LG Electronics this week posted an operating profit, signaling that the global electronics maker is getting back in the groove with well-paced strategies and cutting-edge technologies.
LG Electronics, the world’s second-largest flat-screen television maker and third-largest handset maker, has been avidly making its way up in the smart device industry under the guidance of its CEO Koo Bon-joon to prove it has what it takes to be a first-tier player.
The company on Wednesday posted 13.15 trillion won ($12.19 billion) in sales and 130 billion won in operating profit for the first quarter of this year on the back of increased sales of products from its home entertainment unit such as TVs and home appliances.
“LG has basically been making progress in all aspects, especially in TVs, so it looks like the company will definitely be looking up towards the latter part of this year,” said Park Gang-ho, an analyst at Daishin Securities.
The company’s handset business also appeared to be improving rapidly, based on new flagship lineups of smartphones and devices, namely those such as the Optimus 2X, a premium smartphone from LG Electronics is being well received by consumers.
LG’s mobile communication unit was able to narrow its losses significantly in the first quarter to trigger sanguine forecasts about the upcoming quarters.
LG officials also said they expect a better second quarter. Cutting-edge 3-D technology
LG Electronics latest recovery is being attributed to a number of strategies, but at the top is its latest 3-D technology called the film-type patterned retarder.
It is being commended by not only LG itself, but also from global television set makers and laptop companies that see FPR as a cutting-edge technology that may change the 3-D landscape forever.
FPR depends on a new kind of method for realizing 3-D vision, experts said, making it easier on the viewers when watching 3-D, which can often be a dizzying experience.
FPR also is much cheaper than the existing shutter-glass technology. There are also no battery-charging glasses involved; FPR uses a film on the glasses, instead of batteries, so the 3-D glasses are lightweight and don’t have to recharged.
In China, LG has been making significant headway.
LG formed an alliance with leading Chinese television makers late last year with the aim of securing “first-mover” advantage in the market for value-added and premium sets. LG says that in China, LG 3-D TVs using FPR technology has secured almost a 50 percent market share.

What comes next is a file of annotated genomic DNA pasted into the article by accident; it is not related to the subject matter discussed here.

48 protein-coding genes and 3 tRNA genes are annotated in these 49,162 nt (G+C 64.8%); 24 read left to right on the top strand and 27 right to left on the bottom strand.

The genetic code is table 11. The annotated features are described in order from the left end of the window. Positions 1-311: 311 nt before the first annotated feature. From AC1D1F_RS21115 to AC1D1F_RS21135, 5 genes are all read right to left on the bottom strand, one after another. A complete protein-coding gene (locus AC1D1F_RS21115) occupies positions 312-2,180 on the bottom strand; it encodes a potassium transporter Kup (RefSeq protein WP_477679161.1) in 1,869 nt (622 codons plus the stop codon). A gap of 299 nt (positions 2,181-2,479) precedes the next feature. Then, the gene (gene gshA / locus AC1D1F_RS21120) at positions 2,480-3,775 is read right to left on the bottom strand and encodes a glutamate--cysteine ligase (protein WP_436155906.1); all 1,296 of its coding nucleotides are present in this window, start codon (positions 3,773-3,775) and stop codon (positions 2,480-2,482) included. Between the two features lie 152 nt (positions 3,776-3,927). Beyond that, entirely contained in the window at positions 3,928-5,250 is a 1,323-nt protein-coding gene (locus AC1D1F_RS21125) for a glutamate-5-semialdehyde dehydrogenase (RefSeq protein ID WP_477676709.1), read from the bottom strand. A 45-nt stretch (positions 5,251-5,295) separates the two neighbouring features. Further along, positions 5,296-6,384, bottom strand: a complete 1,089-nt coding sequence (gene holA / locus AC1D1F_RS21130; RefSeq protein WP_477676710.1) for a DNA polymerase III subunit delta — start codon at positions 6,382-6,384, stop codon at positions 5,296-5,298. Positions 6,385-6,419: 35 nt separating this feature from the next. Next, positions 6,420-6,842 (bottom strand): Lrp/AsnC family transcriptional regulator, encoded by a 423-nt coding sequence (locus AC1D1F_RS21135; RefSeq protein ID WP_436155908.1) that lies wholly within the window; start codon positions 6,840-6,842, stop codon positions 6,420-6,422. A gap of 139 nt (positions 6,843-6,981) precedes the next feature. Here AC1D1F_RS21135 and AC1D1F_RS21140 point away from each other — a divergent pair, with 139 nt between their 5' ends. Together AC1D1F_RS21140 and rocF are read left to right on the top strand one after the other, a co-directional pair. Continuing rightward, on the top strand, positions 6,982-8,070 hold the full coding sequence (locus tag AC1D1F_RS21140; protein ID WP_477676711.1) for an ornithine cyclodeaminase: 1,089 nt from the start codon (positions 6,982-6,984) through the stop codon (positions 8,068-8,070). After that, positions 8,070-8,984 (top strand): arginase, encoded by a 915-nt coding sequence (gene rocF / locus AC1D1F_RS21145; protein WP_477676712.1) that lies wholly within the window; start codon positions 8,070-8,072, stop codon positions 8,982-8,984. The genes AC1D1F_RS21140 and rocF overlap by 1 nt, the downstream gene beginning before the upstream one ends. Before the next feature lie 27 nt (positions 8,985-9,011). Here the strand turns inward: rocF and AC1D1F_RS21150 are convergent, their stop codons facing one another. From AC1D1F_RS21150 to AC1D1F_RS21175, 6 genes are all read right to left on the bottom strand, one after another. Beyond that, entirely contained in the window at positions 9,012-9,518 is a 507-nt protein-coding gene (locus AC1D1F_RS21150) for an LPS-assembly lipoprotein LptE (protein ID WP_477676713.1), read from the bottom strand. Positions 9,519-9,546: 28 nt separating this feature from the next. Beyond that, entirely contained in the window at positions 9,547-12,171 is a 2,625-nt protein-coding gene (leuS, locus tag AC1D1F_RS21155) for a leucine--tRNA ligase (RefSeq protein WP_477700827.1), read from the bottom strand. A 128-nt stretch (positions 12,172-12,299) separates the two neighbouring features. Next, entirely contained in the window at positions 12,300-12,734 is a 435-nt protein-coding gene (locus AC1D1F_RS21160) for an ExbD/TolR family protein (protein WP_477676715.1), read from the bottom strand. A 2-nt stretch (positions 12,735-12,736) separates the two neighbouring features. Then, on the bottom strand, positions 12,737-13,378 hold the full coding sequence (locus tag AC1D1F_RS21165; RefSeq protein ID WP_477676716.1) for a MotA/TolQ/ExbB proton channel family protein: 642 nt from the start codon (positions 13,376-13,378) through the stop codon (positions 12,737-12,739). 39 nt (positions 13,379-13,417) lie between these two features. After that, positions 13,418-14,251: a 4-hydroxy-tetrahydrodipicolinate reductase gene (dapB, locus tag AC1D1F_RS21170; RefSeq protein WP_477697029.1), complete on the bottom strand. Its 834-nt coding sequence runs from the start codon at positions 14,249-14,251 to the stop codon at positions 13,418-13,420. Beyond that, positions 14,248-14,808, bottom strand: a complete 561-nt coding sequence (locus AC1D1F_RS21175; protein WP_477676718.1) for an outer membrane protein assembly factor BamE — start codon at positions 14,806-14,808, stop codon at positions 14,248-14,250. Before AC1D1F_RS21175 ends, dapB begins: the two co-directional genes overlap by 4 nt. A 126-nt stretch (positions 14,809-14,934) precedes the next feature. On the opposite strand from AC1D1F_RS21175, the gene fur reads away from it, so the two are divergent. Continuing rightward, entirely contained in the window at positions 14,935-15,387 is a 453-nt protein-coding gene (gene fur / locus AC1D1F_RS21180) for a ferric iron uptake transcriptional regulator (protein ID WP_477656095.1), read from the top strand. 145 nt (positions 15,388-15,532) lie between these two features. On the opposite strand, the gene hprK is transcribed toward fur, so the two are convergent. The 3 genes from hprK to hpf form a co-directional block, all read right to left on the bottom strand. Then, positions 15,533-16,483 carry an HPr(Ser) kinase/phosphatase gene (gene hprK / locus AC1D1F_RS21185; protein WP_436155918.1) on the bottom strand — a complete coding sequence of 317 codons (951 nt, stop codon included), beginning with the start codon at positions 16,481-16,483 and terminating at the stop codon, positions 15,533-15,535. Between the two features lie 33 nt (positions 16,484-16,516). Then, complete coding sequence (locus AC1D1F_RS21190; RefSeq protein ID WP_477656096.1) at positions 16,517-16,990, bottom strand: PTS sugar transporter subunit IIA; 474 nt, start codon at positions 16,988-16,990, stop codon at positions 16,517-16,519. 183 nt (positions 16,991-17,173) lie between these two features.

The U.S. and Europe are going to be the next targets for LG as they continue to make foray into the global 3-D markets. U.S. TV maker Vizio and Philips of the Netherlands are set to launch 3D TVs with FPR technology from April, sources said. Smartphones to boost mobile business
LG, despite a slow start in the smartphone business, sold 24.5 million handsets worldwide during the first quarter of this year to prove that its mobile phone division also is ready to make a comeback.
LG Electronics spokespeople said the company’s Optimus One smartphones, which are cheaper compared to its competition, are selling well in all parts, but especially in North America.
LG is forecast to improve its global smartphone share to 5 percent by the end of this year, according to experts.
LG is now hoping to sell up to 6 million smartphones this year, according to industry sources. The company also plans to release 20 sets of smartphones this year.
In total, more than 4 million Android-based smartphones will be unleashed by LG this year, officials said.
To keep developing new lineups to retain the edge it needs, LG has said it would be making the right investments, both financially and for human resources.
LG Electronics earlier this month held a Techno Conference in the U.S. in a bid to recruit top-caliber engineers and experts. The company has held the conference since 2005, but competition this year was particularly fierce, company officials said.
They added that Koo has been particularly supportive of the conference, saying that overseas talent was crucial in helping LG secure its footing.
LG Group, in collaborative efforts, has already indicated it will be assisting the electronic arm’s initiatives by beefing up its research and development efforts focusing on energy, displays, home electronics and health care.
The group has said it will increase its researchers and R&D budget by about 25 percent to about 3,100 and to 4.7 trillion won ($4.1 billion) this year. About 5,000 of 9,000 new recruits would be allocated to R&D sections.Smart appliances leading the way
Smart appliances are still new, but LG hopes to make a mark in the market and put the LG name on the smart appliance map.
This vision may be realized sooner than expected, LG has recently rolled out a smart refrigerator and will continue to unveil new products.
LG recently said it would be rolling out smart fridges, washers and other appliances in South Korea and North America by the end of this year to compete against rivals including Samsung Electronics and Whirlpool.
LG ― true to its reputation as a household name in the global home appliance market ― has seen an increase of 21 percent from last year, reaching 2.69 trillion won in sales and 10.27 billion won in operating profit.
Market research firm Pike Research predicts the global market for smart home appliances will take off in earnest in 2013 and reach $26.1 billion in sales by 2019.
By Kim Ji-hyun (firstname.lastname@example.org